The type of sleep that increases a woman’s risk of heart disease by 82%

Volume 13    |   Issue 22

You know by now that sleep is very important. Everyone should aim for a minimum of seven hours of good quality sleep a night. However, new research has found that a certain sleeping pattern may actually be harmful to your health.

According to new research, there’s a style of sleeping that’s linked to a significant increase in risk of developing metabolic syndrome for women. This, in turn, makes you more susceptible to heart disease. This style doesn’t have anything to do with whether you sleep on your back or on your side, in your bed or on the couch, or starting at 9 pm or 11 pm. It’s whether you take longer naps during the day.

The researchers found that not only was taking long naps associated with this increased risk, being excessively tired during the day was too. That tells us that it’s probably not the naps themselves that are causing the problem; it’s probably the lack of good sleep at night. Still, consistently taking naps that last longer than about 40 minutes is a warning sign that your health probably isn’t optimal.

What’s more, these results only applied to women. In fact, the male subjects were not susceptible. The researchers said, “No statistically significant associations were detected between daytime napping hours and metabolic syndrome among the male subjects.”

But wait – you’ve probably heard before that naps can be beneficial. And according to the results of this study, they can be. But it seems that’s true only if they’re short. For this meta-analysis, researchers evaluated data from 21 different studies covering over 300,000 participants. The participants reported on their sleepiness and nap habits, and the researchers evaluated their histories of metabolic syndrome, type-2 diabetes, and obesity.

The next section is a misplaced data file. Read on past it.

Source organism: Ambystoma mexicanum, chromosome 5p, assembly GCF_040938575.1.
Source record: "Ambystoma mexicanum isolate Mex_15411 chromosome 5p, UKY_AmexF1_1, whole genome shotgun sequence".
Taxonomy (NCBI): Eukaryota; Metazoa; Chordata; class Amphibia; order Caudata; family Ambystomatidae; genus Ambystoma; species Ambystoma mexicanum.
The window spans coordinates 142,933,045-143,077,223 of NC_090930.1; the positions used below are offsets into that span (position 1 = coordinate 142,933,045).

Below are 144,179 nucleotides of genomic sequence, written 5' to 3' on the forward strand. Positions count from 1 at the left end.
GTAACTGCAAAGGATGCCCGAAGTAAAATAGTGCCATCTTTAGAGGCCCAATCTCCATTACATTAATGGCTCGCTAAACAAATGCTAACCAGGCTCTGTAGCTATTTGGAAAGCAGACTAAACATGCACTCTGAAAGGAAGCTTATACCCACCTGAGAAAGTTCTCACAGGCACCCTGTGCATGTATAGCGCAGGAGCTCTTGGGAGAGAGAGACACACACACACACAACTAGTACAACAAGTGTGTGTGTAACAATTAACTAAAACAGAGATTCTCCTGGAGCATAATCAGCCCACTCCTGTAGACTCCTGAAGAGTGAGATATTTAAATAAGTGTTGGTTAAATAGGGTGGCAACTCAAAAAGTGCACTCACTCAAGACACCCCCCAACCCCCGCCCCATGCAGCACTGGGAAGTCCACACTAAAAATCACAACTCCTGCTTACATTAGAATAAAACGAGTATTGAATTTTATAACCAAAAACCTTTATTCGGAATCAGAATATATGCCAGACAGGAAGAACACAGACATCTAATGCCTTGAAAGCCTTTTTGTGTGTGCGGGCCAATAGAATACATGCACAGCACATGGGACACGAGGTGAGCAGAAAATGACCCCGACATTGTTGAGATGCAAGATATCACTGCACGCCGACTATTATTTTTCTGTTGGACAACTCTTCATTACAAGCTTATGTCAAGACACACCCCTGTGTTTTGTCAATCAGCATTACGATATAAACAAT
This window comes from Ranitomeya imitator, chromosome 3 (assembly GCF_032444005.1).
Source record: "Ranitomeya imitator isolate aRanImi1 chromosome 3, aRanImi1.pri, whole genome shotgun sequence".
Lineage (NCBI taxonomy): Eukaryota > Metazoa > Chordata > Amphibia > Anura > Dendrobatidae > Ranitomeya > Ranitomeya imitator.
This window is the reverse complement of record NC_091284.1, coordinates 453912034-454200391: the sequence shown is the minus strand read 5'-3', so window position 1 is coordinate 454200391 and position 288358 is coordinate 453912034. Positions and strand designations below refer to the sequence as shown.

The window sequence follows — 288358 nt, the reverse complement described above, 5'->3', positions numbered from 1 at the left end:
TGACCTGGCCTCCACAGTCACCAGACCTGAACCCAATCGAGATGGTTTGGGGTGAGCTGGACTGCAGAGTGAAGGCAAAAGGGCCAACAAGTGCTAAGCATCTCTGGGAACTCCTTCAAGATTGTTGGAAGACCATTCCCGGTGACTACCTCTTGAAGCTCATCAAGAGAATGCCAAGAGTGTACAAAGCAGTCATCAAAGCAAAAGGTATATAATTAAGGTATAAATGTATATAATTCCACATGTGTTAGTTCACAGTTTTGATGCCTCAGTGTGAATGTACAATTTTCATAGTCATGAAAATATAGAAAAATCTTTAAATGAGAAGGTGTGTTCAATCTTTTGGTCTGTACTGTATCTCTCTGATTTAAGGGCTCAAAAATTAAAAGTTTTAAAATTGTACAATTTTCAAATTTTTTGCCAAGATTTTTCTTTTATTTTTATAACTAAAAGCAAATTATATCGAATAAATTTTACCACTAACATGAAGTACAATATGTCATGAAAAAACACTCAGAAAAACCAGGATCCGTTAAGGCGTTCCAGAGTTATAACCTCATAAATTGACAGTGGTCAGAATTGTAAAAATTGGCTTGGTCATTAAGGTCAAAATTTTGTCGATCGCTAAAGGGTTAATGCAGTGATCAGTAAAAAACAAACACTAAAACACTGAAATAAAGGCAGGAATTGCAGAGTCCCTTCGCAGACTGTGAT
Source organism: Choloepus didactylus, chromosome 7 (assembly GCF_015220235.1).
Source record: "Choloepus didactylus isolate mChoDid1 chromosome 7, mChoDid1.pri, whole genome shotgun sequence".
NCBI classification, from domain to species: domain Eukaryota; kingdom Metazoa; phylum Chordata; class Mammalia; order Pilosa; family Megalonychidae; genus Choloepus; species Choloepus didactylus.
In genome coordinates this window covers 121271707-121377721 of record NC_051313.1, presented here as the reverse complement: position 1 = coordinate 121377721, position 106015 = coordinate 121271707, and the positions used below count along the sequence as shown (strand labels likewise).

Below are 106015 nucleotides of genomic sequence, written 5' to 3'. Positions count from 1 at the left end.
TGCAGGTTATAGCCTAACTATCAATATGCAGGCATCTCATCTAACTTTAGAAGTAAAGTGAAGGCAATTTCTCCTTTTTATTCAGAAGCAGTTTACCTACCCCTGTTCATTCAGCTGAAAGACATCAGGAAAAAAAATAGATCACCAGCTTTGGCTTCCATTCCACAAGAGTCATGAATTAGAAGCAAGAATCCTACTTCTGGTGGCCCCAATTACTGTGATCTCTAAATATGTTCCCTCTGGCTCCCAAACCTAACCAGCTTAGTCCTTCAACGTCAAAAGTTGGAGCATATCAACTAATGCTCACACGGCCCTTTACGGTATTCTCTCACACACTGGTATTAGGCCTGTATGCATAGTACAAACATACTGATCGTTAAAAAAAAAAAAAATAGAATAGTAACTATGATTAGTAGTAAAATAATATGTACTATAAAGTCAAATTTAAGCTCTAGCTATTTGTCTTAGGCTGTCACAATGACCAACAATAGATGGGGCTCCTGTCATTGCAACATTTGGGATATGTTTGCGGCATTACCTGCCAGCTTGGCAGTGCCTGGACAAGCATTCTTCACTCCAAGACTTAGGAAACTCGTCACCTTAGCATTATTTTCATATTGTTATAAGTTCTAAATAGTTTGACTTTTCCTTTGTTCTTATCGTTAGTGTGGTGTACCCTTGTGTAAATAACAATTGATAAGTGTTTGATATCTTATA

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The researchers found that there was no increased risk for metabolic syndrome if the participants napped for less than 40 minutes. In fact, if they napped for less than 30 minutes, their risk actually dipped slightly. But longer naps were a different story.Napping for 90 minutes increased risk of metabolic syndrome by up to 50%, and the risk continued to climb as naps got longer. These long naps also corresponded to a 50% increase in type-2 diabetes, as did being excessively tired during the day.An earlier study that these same researchers published in the journal Sleep found that naps lasting an hour or more increased cardiovascular disease risk by an impressive 82% and increased risk of death from any cause by 27%.If you’re taking long naps on a regular basis, simply powering through an afternoon groggy won’t help. You need to address the underlying problem that’s making you so tired. Chances are you’re not getting enough sleep at night. Pure Sleep can help you by soothing your mind and regulating your circadian rhythms. If you have been suffering from sleeplessness, you should also take steps to bring your risk of metabolic syndrome down. Advanced Blood Sugar Formula will lower your blood sugar and help normalize your insulin sensitivity.If you regularly take naps that are under half an hour, research indicates that you can keep it up – just make sure they stay short.

Better Health and Living for Women,


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